One of the first PS5 exclusives revealed was the game Quantum Error. It’s being billed as a cosmic horror game. Even from what little we’ve seen so far; I’m getting vibes of inspiration from things like H.P. Lovecraft’s From Beyond and At the Mountains of Madness. That’s just one of the most immediate things that I’ve noticed. However, while bringing up Lovecraft clues you into the topic of the article, just what is cosmic horror and how has it been used in gaming in the past.
The entire idea for cosmic horror, at least as we know it now, goes back to the times of authors like H.P. Lovecraft and his contemporaries. It is based in the idea of cosmicism, which is a rather pessimistic philosophy. It is all about the insignificance and powerlessness of humanity in the greater scheme of things. While “cosmic” might imply space, it doesn’t necessarily mean that cosmic horror stories will take place in space. Quite a few cosmic horror stories and games have taken place before any country on Earth has even put a satellite into orbit, but I’ll get into that with the examples. Sometimes cosmic horror deals with madness and mutation, hybrid beings, dimensional rifts, timeslips, alien gods and ancient evils, and encroaching supernatural borders like “The Veil” in The Last Door or “The Shimmer” in Annihilation among other components. All this stuff has shown up in one medium or another for the past century to varying levels of success.
In terms of games, there have been some original spins on cosmic horror, but there also have been quite a few adaptations. In terms of adaptations, there are Lovecraft-based games, though they pull from very few stories. Call of Cthulhu: Dark Corners of the Earth, Call of Cthulhu, The Sinking City, and Shadow of the Comet all borrow from Lovecraft’s Shadow Over Innsmouth. SotC also draws from The Dunwich Horror. Conarium and Prisoners of Ice both take different levels of inspiration from At the Mountains of Madness. The set up for the Lovecraft-based games is simple. A problem (missing person, a murder, a theft, etc.) or an event (comet soon to be visible, research, etc.) brings an outsider into an isolated community or area. They start to notice weird things, including dreams, and things get progressively weird potentially breaking both the mind and the body of the victim. In terms of adaptations, there are also the games based on Alien franchise. While the alien franchise has cosmic horror in its bones, quite a few of the games play up the heavier action elements from Aliens. The game that comes closest to fully realizing the powerlessness in cosmic horror as well as the fullest extent of sacrifice that must be made to try to prevent the spread of such horrors like the xenomorph. To a certain extent, anything based on the Alien franchise is also based on how we bring on our own doom through curiosity or greed.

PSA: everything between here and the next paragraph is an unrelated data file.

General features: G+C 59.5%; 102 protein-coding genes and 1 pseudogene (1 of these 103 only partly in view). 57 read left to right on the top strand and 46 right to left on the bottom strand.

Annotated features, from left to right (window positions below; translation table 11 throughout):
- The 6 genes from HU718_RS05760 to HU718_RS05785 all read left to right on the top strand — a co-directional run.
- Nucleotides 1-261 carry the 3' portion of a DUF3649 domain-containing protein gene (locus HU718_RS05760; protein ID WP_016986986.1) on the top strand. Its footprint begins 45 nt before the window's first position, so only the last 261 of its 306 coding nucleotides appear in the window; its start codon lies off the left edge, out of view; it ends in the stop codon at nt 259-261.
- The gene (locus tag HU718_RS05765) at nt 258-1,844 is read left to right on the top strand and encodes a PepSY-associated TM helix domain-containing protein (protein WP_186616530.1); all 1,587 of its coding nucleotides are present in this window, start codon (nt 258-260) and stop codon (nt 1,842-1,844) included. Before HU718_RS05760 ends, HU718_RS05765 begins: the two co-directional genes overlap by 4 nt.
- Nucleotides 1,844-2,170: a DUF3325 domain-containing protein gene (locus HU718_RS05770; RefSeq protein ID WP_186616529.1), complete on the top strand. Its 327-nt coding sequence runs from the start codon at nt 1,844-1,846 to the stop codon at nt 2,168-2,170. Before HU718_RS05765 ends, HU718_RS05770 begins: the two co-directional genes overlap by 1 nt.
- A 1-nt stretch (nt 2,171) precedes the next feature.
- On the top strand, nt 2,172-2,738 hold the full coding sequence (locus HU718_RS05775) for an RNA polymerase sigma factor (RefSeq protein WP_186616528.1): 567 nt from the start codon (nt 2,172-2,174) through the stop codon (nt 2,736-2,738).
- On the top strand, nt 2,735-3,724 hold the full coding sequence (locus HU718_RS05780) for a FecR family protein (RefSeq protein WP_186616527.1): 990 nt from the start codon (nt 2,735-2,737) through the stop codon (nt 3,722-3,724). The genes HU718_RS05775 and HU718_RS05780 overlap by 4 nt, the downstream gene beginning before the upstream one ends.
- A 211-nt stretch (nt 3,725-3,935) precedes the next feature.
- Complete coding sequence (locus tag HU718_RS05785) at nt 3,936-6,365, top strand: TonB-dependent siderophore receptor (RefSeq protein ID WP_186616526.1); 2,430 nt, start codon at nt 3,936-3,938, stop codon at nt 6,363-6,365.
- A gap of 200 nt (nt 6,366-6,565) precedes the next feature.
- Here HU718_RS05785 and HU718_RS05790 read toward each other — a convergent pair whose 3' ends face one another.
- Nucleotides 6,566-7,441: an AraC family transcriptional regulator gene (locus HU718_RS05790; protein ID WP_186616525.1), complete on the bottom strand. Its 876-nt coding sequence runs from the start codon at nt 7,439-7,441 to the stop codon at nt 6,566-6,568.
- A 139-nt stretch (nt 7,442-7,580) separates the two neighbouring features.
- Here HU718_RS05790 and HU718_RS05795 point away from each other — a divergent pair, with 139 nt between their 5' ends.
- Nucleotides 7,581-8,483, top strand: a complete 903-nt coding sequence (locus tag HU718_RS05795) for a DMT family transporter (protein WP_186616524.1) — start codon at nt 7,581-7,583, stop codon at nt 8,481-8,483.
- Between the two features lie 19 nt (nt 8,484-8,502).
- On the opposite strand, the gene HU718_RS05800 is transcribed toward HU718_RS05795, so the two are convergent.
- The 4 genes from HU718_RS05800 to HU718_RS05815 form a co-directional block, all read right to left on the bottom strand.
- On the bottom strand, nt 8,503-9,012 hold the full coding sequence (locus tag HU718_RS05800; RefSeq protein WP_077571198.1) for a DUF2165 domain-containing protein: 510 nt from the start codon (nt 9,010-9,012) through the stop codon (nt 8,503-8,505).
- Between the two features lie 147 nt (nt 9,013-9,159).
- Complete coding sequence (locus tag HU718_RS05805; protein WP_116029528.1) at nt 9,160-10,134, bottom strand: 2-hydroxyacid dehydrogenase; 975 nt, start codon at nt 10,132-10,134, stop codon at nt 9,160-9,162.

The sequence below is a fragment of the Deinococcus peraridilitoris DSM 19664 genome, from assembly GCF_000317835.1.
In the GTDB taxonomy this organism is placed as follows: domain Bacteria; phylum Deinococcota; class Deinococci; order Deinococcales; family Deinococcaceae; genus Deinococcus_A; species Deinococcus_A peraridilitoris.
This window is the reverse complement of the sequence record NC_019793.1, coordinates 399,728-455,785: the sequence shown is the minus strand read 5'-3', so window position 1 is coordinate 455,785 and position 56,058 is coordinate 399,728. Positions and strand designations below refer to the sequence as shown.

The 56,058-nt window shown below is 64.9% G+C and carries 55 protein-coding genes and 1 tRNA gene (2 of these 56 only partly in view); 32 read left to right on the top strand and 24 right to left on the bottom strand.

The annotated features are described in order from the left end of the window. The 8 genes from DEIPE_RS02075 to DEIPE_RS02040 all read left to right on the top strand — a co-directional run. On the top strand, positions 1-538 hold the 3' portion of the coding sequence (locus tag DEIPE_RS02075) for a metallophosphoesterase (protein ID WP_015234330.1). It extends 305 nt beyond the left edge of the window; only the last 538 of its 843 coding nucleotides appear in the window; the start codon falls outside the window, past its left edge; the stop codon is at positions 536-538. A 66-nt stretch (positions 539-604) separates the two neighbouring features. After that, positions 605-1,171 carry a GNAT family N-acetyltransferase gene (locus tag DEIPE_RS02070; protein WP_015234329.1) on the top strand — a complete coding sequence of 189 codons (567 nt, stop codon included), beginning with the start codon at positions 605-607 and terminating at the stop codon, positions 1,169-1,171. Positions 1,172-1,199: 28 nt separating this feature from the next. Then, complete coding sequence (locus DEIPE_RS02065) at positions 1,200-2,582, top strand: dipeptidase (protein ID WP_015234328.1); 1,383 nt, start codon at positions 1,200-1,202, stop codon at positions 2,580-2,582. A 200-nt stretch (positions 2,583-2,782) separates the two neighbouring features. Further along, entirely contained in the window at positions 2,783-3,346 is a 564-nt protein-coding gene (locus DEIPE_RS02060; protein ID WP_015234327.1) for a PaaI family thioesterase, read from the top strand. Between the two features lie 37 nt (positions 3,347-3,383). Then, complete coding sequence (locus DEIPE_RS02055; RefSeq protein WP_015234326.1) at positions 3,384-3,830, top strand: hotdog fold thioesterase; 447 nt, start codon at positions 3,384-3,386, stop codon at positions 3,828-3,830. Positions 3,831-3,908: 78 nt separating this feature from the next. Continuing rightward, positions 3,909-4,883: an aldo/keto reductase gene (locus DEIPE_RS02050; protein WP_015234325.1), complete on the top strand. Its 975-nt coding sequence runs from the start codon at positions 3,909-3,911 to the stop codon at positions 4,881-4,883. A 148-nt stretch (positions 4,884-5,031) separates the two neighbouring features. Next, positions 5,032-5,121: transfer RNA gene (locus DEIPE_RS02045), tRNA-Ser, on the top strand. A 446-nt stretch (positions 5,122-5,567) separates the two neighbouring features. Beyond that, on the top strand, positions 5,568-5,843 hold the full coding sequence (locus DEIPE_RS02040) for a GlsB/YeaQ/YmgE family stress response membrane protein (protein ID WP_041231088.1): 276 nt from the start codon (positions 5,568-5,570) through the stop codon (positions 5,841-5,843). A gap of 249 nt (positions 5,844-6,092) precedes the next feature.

Then there are the original spins. Naturally, there’s something of the cosmic horror with the Flood and Graveminds in Halo. Then there are the Red and Black markers as well as the necromorphs in Dead Space are straight out of cosmic horror. The Daedric forces of Elder Scrolls or the forces of chaos from either Warhammer line are otherworldly forces that can bless or ruin anyone’s day. Even Bloodborne draws heavily from the cosmic and Lovecraftian traditions of horror, though it doesn’t show that off quite so readily. While the opening is more of a typical gothic affair, it isn’t long before the story and enemies become something straight out of the Lovecraft Circle. Silent Hill itself, being a madness-inspired shifting landscape playing on the fears, desires, sins, and traumas of its victims, operates within the realms of how cosmic horror operates.
This is just a glimpse at a larger picture for the subgenre, as there is so much more explore. If you’re interested in hearing more, comment and we’ll write up more. As it stands, I’ve got a couple articles worth of ideas regarding this, including story ideas that developers could run with.